Cyclical stocks the key
When I examined the bull case, I did find some pockets of strength. Notably, the mid-cycle cyclical and capital goods sectors of the market are still holding up relatively well. As an example, the Dow Jones Transportation Average made a new high last week, as did the Dow Jones Industrials Average - Dow big signal.
When I boil it all down, it comes down to the performance of the cyclical sectors. If I had to watch one chart as a key "tell" for the market, it would be the relative performance of the Morgan Stanley Cyclical Index (CYC) against the market. As the chart below of the CYC/SPX ratio shows, cyclical stocks remain in a wobbly relative uptrend. Depending on how you draw the trend line, this ratio has either violated the relative uptrend or has experienced minor violations of the relative uptrend.
Indeed, a Cyclical and CapEx Index, consisting of an equally weighted position in CYC, Industrial stocks (NYSEARCA:XLI) and Semiconductor stocks (NYSEARCA:SMH), relative to the SPX shows the relative uptrend to be intact.
Since we have not seen any definitive violation of this relative uptrend, stock prices are likely to trade in a tight narrow range. In effect, Mr. Market remains cautiously optimistic about the outlook for an acceleration in capital expenditures, which has not been forthcoming (see my recent posts What the equity bull needs for the next phase and CapEx: Still waiting for Godot).
In short, the choppy range-bound market would be the result of a battle between the negative technical factors and optimism about the cyclical effects of CapEx spending, which provides the hope for the next round of earnings growth.
Risks skewed to the downside
In the meantime, many concerns have been expressed about the health of this equity bull. Josh Brown went to the SALT Conference and outlined the Things You Don't Want To See about this market:
Lots of people are talking about the Things You Don't Want To See if you're very long risk assets like stocks and corporate bonds right now. They are all happening at once:
- Collapsing home builder stocks and fading real estate data.
- A US dollar on the verge of ripping to the upside.
- Treasury bonds refusing to back down, nudging their way higher daily.
- A deteriorating number of new highs for individual stocks as the indices flirt with record levels.
- Influential managers who've been bullish for most of the rally starting to turn cautious (Einhorn, Cooperman, Tepper, etc)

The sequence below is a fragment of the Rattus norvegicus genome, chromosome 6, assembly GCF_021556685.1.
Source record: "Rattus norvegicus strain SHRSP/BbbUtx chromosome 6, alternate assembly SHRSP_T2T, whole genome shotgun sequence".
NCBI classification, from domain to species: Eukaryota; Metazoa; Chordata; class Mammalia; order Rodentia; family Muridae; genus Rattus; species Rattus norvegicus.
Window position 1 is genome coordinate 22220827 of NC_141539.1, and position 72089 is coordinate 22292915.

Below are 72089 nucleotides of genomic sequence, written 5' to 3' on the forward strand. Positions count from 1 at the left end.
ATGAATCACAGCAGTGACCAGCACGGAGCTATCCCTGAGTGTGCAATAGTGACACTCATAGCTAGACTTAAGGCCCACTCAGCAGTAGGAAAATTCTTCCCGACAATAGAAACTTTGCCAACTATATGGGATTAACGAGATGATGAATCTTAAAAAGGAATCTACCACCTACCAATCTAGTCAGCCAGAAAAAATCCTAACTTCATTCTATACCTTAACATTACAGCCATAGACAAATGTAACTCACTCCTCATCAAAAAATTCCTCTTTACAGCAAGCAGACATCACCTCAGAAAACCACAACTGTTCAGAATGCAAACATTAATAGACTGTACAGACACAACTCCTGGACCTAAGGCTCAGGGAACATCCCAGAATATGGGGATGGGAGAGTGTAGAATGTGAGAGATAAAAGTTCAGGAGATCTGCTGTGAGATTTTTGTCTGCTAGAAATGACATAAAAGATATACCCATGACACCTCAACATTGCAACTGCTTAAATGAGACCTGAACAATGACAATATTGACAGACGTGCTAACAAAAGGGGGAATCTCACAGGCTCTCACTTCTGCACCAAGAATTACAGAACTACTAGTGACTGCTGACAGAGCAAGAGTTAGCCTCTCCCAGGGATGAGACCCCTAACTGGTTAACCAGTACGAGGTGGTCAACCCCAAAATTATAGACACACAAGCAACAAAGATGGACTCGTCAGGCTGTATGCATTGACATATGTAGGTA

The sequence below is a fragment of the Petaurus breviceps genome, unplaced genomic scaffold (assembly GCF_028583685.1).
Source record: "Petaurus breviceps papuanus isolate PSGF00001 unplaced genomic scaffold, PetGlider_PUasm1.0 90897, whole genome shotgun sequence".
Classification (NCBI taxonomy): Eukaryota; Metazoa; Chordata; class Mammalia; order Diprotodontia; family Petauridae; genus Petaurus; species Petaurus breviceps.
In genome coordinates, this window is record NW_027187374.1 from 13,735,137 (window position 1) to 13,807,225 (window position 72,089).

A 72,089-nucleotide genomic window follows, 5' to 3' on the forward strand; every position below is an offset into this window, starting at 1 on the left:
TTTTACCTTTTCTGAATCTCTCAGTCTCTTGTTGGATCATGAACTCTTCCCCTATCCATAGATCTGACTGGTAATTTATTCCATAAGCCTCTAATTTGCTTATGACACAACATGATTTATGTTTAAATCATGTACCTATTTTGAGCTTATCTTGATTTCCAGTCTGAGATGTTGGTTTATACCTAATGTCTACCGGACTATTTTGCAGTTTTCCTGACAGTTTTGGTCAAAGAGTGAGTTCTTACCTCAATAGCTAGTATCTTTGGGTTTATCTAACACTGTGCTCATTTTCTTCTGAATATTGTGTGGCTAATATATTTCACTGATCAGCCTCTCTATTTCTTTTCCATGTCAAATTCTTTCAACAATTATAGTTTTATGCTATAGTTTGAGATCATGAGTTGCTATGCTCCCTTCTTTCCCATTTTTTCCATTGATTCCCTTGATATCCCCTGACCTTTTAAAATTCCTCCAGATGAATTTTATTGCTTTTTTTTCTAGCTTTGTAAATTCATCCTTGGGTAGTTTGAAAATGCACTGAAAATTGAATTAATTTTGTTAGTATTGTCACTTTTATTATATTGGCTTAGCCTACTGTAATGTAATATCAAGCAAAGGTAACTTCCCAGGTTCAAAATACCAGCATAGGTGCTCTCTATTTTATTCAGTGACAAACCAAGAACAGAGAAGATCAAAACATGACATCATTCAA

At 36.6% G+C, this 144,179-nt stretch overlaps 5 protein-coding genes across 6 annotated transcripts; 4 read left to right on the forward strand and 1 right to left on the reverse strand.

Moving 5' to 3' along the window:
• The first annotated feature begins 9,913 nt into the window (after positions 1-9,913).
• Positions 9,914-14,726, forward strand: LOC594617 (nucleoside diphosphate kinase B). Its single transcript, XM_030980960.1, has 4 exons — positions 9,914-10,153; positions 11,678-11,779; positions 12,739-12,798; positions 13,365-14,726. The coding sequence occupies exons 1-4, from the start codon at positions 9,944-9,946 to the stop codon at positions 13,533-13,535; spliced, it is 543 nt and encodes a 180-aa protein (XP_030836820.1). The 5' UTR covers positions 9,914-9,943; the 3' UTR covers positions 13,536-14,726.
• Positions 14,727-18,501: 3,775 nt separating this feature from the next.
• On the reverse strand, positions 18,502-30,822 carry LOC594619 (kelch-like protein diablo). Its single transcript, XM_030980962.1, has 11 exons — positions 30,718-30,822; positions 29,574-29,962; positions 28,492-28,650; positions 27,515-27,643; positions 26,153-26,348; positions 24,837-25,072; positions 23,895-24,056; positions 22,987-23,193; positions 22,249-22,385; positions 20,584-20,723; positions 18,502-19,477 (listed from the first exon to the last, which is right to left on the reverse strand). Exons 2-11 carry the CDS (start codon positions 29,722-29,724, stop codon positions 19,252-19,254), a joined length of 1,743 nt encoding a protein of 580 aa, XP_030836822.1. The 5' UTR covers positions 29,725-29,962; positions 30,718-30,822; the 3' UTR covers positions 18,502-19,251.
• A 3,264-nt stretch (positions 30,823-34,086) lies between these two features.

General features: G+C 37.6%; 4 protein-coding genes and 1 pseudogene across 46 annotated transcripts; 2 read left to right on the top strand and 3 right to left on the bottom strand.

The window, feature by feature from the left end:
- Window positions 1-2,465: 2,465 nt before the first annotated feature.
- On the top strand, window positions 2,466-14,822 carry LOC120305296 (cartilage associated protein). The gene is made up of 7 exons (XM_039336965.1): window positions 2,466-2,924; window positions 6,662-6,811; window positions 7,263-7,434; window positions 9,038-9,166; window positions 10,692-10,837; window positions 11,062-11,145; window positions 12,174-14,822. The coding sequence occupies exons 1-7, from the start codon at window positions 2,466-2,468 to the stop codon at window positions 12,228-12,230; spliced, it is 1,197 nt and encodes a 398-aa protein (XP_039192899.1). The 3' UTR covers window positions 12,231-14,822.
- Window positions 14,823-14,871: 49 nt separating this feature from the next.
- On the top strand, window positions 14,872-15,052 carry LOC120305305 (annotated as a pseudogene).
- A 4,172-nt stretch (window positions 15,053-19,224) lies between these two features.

- Stalling earnings growth.
- Defensive stock leadership
- Huge divergence between small caps and large caps.
Veteran technical analyst Ralph Acampora was reported to have a "sick feeling" about this stock market. He believed that the downside for the NASDAQ and Russell 2000 is 20-25%, though the projected downside for the SP 500 between now and October is only 10%:
"The last time I saw anything like this was in 1994, when the Dow and the SP 500 were in a 10% trading range all year, and then under the surface they were just ripping them apart. I have a sick feeling that we might be doing that again," he said.
In the end, I would tend to agree with the sentiment expressed by David Tepper in a recent interview:
I'm not saying go short. Just don't go too friggin long.
There are really two scenarios to consider for the summer months. Either stock prices correct or they remain in a choppy trading range.
In either case, the upside is limited and the risks are skewed to the downside. So just don`t go too friggin long.
Cam Hui is a portfolio manager at Qwest Investment Fund Management Ltd. ("Qwest"). The opinions and any recommendations expressed in the blog are those of the author and do not reflect the opinions and recommendations of Qwest. Qwest reviews Mr. Hui's blog to ensure it is connected with Mr. Hui's obligation to deal fairly, honestly and in good faith with the blog's readers."
None of the information or opinions expressed in this blog constitutes a solicitation for the purchase or sale of any security or other instrument. Nothing in this blog constitutes investment advice and any recommendations that may be contained herein have not been based upon a consideration of the investment objectives, financial situation or particular needs of any specific recipient. Any purchase or sale activity in any securities or other instrument should be based upon your own analysis and conclusions. Past performance is not indicative of future results. Either Qwest or I may hold or control long or short positions in the securities or instruments mentioned.